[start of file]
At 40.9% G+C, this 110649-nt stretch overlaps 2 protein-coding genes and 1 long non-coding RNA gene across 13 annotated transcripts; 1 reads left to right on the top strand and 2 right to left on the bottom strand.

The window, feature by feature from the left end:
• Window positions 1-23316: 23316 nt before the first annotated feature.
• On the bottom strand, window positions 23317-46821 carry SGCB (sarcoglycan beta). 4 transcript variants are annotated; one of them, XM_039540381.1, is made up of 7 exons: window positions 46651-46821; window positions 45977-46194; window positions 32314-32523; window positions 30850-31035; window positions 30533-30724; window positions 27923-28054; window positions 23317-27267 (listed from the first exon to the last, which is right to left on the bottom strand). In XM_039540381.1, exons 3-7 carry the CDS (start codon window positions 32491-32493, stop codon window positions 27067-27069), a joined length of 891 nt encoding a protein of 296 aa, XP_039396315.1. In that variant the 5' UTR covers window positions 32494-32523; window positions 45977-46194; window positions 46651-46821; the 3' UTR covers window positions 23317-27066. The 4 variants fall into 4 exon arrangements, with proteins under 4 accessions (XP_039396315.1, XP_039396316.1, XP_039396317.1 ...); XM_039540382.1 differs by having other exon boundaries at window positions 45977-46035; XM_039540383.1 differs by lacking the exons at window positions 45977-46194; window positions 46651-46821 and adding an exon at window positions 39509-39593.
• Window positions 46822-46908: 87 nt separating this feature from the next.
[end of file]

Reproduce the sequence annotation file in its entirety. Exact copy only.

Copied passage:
At 40.9% G+C, this 110649-nt stretch overlaps 2 protein-coding genes and 1 long non-coding RNA gene across 13 annotated transcripts; 1 reads left to right on the top strand and 2 right to left on the bottom strand.

The window, feature by feature from the left end:
• Window positions 1-23316: 23316 nt before the first annotated feature.
• On the bottom strand, window positions 23317-46821 carry SGCB (sarcoglycan beta). 4 transcript variants are annotated; one of them, XM_039540381.1, is made up of 7 exons: window positions 46651-46821; window positions 45977-46194; window positions 32314-32523; window positions 30850-31035; window positions 30533-30724; window positions 27923-28054; window positions 23317-27267 (listed from the first exon to the last, which is right to left on the bottom strand). In XM_039540381.1, exons 3-7 carry the CDS (start codon window positions 32491-32493, stop codon window positions 27067-27069), a joined length of 891 nt encoding a protein of 296 aa, XP_039396315.1. In that variant the 5' UTR covers window positions 32494-32523; window positions 45977-46194; window positions 46651-46821; the 3' UTR covers window positions 23317-27066. The 4 variants fall into 4 exon arrangements, with proteins under 4 accessions (XP_039396315.1, XP_039396316.1, XP_039396317.1 ...); XM_039540382.1 differs by having other exon boundaries at window positions 45977-46035; XM_039540383.1 differs by lacking the exons at window positions 45977-46194; window positions 46651-46821 and adding an exon at window positions 39509-39593.
• Window positions 46822-46908: 87 nt separating this feature from the next.